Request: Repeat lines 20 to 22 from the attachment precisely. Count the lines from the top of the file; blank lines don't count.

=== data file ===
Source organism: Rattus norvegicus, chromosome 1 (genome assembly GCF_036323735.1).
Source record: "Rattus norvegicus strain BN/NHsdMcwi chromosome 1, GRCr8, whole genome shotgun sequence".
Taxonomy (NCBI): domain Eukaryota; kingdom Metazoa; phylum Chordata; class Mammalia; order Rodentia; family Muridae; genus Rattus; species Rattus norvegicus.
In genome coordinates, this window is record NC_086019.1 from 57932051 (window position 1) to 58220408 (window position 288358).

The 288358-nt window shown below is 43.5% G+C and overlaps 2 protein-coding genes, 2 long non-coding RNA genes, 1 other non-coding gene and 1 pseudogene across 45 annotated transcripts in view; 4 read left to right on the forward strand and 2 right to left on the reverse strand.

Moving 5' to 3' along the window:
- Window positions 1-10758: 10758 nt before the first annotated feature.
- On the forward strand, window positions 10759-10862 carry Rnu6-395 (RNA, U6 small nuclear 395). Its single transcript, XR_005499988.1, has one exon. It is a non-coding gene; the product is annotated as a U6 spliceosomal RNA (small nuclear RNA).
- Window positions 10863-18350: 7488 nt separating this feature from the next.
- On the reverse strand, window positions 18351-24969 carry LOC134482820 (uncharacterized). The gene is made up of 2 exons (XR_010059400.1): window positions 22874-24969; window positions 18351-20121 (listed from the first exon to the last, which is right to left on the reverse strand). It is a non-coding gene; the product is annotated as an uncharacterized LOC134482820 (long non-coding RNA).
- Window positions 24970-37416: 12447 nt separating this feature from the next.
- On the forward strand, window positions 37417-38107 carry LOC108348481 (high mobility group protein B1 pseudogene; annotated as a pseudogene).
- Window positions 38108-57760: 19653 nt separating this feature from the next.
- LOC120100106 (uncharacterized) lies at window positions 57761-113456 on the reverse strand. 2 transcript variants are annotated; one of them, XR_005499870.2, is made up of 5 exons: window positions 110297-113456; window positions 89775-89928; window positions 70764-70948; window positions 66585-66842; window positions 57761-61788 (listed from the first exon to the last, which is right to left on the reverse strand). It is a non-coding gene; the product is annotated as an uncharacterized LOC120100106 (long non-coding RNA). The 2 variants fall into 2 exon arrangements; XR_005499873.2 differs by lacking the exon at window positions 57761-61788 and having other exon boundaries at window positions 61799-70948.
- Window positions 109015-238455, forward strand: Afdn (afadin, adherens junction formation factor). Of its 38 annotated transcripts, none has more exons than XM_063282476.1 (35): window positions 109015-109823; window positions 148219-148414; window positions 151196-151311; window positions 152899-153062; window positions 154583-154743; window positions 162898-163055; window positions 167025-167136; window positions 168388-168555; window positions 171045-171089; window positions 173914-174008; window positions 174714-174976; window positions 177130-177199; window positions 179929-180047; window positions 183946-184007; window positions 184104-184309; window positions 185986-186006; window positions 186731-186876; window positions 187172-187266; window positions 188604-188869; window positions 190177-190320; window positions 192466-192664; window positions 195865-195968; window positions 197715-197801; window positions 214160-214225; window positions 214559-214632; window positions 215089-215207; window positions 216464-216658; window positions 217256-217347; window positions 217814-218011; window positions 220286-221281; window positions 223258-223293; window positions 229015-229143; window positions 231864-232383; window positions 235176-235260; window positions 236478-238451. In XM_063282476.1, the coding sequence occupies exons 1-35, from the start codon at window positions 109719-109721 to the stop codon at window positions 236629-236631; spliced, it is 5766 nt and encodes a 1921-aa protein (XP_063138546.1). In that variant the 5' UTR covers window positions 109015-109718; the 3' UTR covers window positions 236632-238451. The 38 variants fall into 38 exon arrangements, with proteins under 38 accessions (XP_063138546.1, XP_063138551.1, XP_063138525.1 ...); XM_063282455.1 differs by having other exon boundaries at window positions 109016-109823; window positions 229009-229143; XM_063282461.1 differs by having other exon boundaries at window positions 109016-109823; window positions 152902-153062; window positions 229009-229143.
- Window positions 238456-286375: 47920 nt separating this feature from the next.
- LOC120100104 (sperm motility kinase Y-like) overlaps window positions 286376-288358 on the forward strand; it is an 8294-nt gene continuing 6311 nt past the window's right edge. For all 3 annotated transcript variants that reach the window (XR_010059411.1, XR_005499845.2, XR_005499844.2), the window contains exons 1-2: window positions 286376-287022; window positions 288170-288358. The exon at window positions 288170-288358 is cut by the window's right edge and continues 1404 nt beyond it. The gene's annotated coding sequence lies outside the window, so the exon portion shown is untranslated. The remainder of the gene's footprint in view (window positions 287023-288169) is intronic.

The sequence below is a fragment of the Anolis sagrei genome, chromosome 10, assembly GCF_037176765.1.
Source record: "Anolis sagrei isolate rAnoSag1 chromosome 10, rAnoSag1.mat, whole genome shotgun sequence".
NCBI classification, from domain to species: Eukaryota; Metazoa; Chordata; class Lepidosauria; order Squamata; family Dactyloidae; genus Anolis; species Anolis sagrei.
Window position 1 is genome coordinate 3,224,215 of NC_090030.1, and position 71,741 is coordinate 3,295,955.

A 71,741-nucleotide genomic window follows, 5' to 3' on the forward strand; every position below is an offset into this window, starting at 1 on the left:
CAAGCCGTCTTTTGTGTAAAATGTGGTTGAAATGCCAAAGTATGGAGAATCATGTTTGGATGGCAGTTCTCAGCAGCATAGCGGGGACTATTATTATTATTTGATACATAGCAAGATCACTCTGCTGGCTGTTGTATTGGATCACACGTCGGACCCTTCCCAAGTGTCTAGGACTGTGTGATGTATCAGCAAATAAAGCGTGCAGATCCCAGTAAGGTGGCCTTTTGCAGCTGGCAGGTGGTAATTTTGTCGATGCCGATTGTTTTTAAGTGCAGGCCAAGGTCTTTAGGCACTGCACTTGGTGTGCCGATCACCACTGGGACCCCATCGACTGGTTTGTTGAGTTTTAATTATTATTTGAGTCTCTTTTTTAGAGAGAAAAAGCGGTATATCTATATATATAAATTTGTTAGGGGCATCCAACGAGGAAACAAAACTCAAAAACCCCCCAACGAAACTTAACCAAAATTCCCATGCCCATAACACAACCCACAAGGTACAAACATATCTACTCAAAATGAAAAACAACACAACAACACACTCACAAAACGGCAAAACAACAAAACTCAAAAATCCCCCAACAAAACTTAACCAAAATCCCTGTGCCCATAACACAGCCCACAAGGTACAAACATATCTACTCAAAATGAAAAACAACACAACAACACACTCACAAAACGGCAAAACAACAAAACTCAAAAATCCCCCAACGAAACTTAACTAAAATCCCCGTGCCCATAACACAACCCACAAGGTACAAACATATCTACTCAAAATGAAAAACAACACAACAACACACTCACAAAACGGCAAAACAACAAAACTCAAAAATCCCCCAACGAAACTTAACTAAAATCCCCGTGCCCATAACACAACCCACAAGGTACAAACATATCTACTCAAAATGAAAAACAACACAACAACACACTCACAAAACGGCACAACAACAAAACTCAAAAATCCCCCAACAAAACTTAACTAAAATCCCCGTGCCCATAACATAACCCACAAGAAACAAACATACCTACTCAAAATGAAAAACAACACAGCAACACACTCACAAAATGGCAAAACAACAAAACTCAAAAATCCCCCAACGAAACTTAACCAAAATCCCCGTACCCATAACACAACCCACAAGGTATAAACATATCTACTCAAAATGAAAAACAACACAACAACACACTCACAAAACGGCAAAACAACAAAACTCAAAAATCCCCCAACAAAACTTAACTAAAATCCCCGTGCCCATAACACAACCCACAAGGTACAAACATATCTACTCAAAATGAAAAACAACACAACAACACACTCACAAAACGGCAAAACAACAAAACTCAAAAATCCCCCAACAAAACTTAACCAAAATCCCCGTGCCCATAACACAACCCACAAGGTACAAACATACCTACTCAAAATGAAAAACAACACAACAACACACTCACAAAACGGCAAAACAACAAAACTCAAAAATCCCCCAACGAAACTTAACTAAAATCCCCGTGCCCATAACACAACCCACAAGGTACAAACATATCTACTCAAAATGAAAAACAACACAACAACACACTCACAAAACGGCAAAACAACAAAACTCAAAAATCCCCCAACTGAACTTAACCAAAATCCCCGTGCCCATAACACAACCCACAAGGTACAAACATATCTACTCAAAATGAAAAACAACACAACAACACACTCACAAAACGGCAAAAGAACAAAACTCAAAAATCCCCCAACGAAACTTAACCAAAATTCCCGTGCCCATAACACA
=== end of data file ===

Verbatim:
NCBI classification, from domain to species: Eukaryota; Metazoa; Chordata; class Lepidosauria; order Squamata; family Dactyloidae; genus Anolis; species Anolis sagrei.
Window position 1 is genome coordinate 3,224,215 of NC_090030.1, and position 71,741 is coordinate 3,295,955.

A 71,741-nucleotide genomic window follows, 5' to 3' on the forward strand; every position below is an offset into this window, starting at 1 on the left: